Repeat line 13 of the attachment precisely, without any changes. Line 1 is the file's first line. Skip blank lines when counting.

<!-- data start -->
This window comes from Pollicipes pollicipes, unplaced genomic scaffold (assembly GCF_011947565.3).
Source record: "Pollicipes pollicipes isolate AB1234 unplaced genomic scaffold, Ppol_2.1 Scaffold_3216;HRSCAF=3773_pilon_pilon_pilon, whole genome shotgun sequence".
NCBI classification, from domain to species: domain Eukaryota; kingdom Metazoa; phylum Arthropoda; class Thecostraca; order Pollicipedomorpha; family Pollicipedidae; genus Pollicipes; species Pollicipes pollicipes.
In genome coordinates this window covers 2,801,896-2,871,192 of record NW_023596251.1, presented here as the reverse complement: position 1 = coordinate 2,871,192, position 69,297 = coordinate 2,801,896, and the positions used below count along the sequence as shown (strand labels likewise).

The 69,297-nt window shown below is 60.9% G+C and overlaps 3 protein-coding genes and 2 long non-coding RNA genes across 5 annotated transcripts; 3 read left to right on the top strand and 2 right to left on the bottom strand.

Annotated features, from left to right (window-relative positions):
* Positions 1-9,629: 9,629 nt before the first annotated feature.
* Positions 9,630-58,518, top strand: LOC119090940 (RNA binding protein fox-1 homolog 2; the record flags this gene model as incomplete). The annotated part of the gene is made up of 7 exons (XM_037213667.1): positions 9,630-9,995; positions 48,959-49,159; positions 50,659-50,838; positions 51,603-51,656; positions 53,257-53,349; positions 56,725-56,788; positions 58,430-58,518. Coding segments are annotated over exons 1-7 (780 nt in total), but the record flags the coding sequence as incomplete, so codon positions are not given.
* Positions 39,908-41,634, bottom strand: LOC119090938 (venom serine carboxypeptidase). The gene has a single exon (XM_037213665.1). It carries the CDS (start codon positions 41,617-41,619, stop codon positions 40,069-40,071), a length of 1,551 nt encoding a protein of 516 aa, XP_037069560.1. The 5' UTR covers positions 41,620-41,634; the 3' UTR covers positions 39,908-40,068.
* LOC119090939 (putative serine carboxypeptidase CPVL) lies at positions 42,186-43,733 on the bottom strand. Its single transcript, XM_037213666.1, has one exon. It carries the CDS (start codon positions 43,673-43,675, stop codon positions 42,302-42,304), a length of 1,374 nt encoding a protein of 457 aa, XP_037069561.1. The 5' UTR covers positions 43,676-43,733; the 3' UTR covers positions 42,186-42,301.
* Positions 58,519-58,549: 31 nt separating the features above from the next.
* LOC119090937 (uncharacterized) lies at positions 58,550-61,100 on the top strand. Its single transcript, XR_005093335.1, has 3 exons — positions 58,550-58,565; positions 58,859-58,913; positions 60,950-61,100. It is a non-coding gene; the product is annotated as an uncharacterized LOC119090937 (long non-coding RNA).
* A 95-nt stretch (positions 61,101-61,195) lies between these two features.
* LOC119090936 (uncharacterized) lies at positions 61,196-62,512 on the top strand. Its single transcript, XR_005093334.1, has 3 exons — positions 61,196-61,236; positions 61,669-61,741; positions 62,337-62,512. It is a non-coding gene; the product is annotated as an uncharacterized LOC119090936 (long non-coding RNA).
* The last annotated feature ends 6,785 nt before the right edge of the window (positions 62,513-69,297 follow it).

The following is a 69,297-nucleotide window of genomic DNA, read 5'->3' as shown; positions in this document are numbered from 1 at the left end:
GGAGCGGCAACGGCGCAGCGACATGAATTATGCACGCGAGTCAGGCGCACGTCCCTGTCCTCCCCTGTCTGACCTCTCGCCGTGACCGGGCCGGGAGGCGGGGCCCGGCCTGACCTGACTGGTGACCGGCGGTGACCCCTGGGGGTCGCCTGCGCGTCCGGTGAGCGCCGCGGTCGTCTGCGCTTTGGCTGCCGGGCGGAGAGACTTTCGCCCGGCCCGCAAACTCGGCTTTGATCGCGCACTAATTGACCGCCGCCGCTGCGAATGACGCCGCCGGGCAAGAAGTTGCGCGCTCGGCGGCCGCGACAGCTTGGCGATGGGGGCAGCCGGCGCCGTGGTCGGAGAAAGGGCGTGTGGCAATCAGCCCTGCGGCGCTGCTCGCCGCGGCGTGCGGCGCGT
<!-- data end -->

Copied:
* A 95-nt stretch (positions 61,101-61,195) lies between these two features.